Dry Mouth Symptoms, Causes and Treatments


This article is not about normal dry mouth, which can happen to all of us from time to time, but today we are talking about Xerostomia which is when a person’s mouth is dry most of the time.

Xerostomia (the medical term for Dry Mouth) is a condition that is the result of decreased* salvia production and affects more women than men.

Dry Mouth syndrome has also been referred to as “cottonmouth”, “dough mouth”, “pasties” and “drooth”.

25% adults (worldwide) are affected with Dry Mouth for one reason or another.

Similar to the fact that a headache is a symptom of an underlying condition and is not considered to be a disease, Xerostomia is not a disease, but a symptom due to an injury, medications, or an illness such as diabetes.

Symptoms of Dry Mouth

Dry mouth symptoms include:

Dry MouthImage source: vonvisuals.com
  • Cracked lips
  • Ulcers in and around the mouth
  • Sore and split skin near the corners of the mouth
  • Bad breath
  • Persistent cough
  • Sore throat
  • Sticky mouth
  • Stringy saliva
  • Mouth ulcers
  • Difficultly speaking, eating and swallowing
  • Unable to taste properly – a disorder known as “Dysgeusia
  • Glossodynia is a symptom of dry mouth and it is basically a painful tongue
  • Lipstick has a tendency to stick to teeth for individuals that suffer with Xerostomia

Why is Saliva So Important?

Saliva is made when you chew on food or sugarless gum and also when you suck on hard candies or cough drops.

On average, a person makes between 2 to 4 pints of saliva a day.

Saliva is important to a person’s overall health, it is mostly water but also has components that keeps teeth strong, helps food digest properly and cleans teeth clear of food pieces.
In addition, saliva keeps your mouth comfortable and moist. It helps you swallow, chew and taste delicious food.

Salvia battles bad breath, fights against germs that might be in your mouth and keeps dentures securely in place.

Why is Dry Mouth a Problem?

Dry mouth is uncomfortable because of swelling around the gum and mouth. In addition, germs thrive in this dry setting and bad breath (medically known as “halitosis“) becomes very evident.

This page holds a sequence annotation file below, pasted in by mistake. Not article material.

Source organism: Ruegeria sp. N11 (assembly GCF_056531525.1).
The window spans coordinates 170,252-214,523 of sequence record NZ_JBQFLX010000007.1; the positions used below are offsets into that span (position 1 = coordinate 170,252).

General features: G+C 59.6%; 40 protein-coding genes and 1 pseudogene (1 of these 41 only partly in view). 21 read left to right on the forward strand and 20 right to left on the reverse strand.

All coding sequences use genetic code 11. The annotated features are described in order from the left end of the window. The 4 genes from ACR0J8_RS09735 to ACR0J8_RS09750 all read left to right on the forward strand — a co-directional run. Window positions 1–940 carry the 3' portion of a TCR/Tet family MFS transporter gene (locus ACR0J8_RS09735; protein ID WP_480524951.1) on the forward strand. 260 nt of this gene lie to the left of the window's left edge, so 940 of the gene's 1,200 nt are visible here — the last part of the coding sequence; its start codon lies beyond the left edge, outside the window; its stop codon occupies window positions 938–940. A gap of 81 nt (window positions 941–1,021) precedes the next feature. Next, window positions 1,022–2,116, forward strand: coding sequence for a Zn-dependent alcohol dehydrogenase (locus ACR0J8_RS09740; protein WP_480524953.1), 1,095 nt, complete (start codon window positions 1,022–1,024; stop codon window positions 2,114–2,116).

Xerostomia can make speaking, eating (and overall enjoying food) a challenge.

From the lack of saliva, more cavities, gum disease, plaque buildup and tooth decay is possible.

Thrush, an infection of the mouth is more possible when the mouth is dry most of the time.

What Causes Dry Mouth?

Dry Mouth is a side effect to many prescription medications such as anti-inflammatories, antihistamines, antidepressants, diet pills and some blood pressure medications.

Dry mouth is not a symptom of growing older, but this condition is associated with the older generation because of many of the types of medications that are taken can cause excessive dry mouth.

Radiation treatment, especially to the head and neck area may also be a cause of dry mouth as chemotherapy may alter the natural saliva process.

Diabetes, imbalanced hormones and other causes may include dehydration, severe stress and anxiety.

A severe injury or surgery to the neck and head may result in nerve damage that in turn can result in chronic dry mouth syndrome.

Chewing or smoking tobacco may increase* chronic dry mouth symptoms.

Available Treatment For Dry Mouth

A low sugar diet is recommended to avoid dry mouth.

Besides sugar, it is also advised to avoid foods that are high in acid and extremely spicy

Caffeine, alcohol and tobacco products should be reduced* if total elimination is not possible.

Drink plenty of water and avoid drinks that are too hot or too cold.

Use a humidifier in your bedroom every night to add moisture to the air.

Daily fluoride treatments may also be an effective treatment.

Artificial saliva is available for purchase without a prescription and it will keep your mouth moist and comfortable, but it does not have important minerals, proteins and other substances that are found in real saliva and is needed to help with digestion.

It is important to identify and treat* dry mouth as soon as possible with a health care professional to avoid devastating effects of dry mouth that will have on your oral and overall health.

It is important that a person that has Xerostomia pay special attention to their oral hygiene by brushing and flossing on a regular basis.

Daily visual mouth exams should be conducted to see if any mouth sores, discoloration or other abnormalities are detected. A dentist or health care professional should be contacted.

Dentures should always be kept clean and overnight soaking is recommended because sleeping with dentures could increase* dry mouth symptoms.

Munching on celery and carrots sticks may help salivary glands function more efficiently.

Learn to breathe through your nose as it will not cause dry mouth as much as breathing through your mouth will.

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Contributor : Sandra Green (Consumer Health Digest)

Sandra Green writes for many blogs, which, considering where you are reading this, makes perfect sense. She is a freelancer and counselor with a keen interest in helping people lead a healthy and energetic lifestyle with the right information.

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